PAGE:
• High pedal lockout. If you turn the car on with your foot on the accelerator, nothing happens. The controller allows you to go when you release the pedal. The controller also controls when the main contactor closes. The dc motor controller verifies that there are no hardware problems before closing the contactor. Mosfets generally fail in a short circuit state, so the software verifies that the current is about zero when throttle is zero at startup. There's a connector so anyone can reprogram the microcontroller without having to remove anything (it's called in-system programming, or ISP). There's a serial port for sending information to the user, like current, temperature of controller, or anything! Later I'll add RPM control, so that people can't accidentally over-rev the motor. I already have the part. It is only $6 to add that feature. It can even be turned into a cruise control! Just program it so that the RPM is constant. No big deal, even though it sounds tricky. Programming the micro-controller is pretty easy once you get it. There are so many possibilities.
  • Hardware overcurrent protection. That overcurrent point is selectable from 495amps to 775 amps by twisting a variable resistor. If the controller goes over the current limit, the throttle is cut just a TINY bit and the mosfets get turned off by hardware until the start of the next cycle, which happens in about 1/16000 of a second.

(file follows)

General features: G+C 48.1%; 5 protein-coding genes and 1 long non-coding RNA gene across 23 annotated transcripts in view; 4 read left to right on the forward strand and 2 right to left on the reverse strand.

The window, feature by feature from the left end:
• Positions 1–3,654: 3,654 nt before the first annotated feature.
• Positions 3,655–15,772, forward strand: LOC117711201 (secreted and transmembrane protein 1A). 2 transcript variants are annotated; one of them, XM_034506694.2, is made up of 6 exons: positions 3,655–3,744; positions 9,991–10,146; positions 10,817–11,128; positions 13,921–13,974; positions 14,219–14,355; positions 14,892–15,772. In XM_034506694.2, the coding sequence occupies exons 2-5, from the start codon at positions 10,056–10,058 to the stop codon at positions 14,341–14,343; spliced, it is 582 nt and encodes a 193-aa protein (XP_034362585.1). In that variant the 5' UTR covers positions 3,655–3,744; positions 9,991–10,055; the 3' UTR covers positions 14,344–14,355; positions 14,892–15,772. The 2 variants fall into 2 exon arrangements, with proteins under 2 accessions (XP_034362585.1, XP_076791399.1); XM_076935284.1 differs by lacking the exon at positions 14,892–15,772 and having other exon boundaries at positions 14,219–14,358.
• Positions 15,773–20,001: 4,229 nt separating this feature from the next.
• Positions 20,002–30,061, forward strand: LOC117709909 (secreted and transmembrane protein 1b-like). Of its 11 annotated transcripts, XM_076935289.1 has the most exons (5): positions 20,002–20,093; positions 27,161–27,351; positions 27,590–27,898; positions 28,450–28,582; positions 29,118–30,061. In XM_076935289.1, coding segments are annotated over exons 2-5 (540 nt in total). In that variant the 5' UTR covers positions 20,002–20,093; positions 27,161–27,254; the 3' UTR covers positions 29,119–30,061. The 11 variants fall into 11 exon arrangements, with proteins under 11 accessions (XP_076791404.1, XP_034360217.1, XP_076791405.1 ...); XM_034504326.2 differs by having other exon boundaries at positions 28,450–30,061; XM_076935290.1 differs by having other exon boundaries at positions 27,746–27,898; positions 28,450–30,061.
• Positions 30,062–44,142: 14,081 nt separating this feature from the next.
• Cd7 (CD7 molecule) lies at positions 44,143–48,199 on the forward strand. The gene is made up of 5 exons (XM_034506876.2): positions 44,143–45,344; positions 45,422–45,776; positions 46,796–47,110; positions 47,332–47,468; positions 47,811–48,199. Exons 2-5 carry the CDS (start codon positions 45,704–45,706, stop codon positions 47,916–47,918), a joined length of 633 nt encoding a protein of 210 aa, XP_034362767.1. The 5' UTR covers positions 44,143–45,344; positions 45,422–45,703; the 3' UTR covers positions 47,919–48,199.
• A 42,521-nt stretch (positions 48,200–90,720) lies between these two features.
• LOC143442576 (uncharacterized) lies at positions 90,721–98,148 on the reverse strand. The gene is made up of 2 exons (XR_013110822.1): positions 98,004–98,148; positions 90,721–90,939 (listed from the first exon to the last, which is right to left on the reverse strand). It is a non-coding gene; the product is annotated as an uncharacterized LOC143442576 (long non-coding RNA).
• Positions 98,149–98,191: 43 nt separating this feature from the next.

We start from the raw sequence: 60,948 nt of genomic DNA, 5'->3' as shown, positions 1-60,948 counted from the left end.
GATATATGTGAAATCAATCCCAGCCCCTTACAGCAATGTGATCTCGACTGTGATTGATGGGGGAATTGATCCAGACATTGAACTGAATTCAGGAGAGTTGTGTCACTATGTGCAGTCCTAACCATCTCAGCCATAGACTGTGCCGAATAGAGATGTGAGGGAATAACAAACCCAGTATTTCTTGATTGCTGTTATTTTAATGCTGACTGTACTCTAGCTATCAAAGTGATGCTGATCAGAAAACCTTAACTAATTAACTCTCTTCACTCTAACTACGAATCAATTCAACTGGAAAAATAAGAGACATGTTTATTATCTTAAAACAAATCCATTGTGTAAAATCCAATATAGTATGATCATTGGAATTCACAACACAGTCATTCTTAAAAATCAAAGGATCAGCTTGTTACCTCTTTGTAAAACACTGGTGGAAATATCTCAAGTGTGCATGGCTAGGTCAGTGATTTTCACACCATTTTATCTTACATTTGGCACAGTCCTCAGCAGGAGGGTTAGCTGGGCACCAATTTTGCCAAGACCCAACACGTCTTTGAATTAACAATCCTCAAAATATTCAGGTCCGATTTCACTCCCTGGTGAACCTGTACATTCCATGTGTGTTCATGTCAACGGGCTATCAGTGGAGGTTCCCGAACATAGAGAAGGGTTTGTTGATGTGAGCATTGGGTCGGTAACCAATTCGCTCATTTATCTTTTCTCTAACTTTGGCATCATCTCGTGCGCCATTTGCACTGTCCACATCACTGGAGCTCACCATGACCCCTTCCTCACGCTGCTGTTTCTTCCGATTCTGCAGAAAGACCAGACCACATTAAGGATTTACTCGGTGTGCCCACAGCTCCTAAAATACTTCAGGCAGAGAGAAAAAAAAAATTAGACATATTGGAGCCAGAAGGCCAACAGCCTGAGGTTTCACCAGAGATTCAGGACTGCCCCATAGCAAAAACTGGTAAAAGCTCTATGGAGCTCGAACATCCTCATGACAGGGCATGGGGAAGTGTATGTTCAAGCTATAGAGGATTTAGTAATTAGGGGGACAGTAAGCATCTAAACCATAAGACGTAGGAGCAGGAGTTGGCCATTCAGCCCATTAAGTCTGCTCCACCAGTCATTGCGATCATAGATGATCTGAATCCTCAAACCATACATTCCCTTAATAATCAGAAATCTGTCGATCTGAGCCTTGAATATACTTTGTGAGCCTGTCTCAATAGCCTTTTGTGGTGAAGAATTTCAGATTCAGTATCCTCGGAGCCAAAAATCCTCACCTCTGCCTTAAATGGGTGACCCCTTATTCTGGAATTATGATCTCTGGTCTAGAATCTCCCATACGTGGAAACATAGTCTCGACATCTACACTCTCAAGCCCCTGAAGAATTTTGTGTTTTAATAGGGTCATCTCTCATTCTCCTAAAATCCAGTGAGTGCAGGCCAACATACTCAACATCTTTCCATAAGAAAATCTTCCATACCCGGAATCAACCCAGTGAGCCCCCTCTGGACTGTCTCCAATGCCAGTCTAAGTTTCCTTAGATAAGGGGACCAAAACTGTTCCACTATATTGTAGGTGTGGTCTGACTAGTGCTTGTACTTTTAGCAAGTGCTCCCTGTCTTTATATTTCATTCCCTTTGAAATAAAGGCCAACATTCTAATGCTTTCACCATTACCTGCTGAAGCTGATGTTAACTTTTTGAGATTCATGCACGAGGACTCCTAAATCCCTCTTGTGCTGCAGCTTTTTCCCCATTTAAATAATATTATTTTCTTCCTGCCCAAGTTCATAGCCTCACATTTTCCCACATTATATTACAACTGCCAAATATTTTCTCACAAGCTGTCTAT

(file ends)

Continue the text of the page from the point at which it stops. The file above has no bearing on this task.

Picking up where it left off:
• Other features will be added later. I will do a synchronous rectification version, which will have much less heat loss, and will be rated for higher power. What you do is replace the freewheel diodes with mosfets, and switch them on and off at just the right time, so they behave like an ideal diode. The mosfets have a continuous current of 130 amps each (but in practice, only maybe 70 or 80 amps each), whereas the diodes can only handle about 50 amps. So, getting rid of 10 diodes and replacing them with 10 mosfets will turn a 500 amp controller into a 700-800 amp controller.
  • For those who are interested in the "Open ReVolt" DC motor controller project, details can be found on this Ecomodder thread.

    Thank you again, Paul!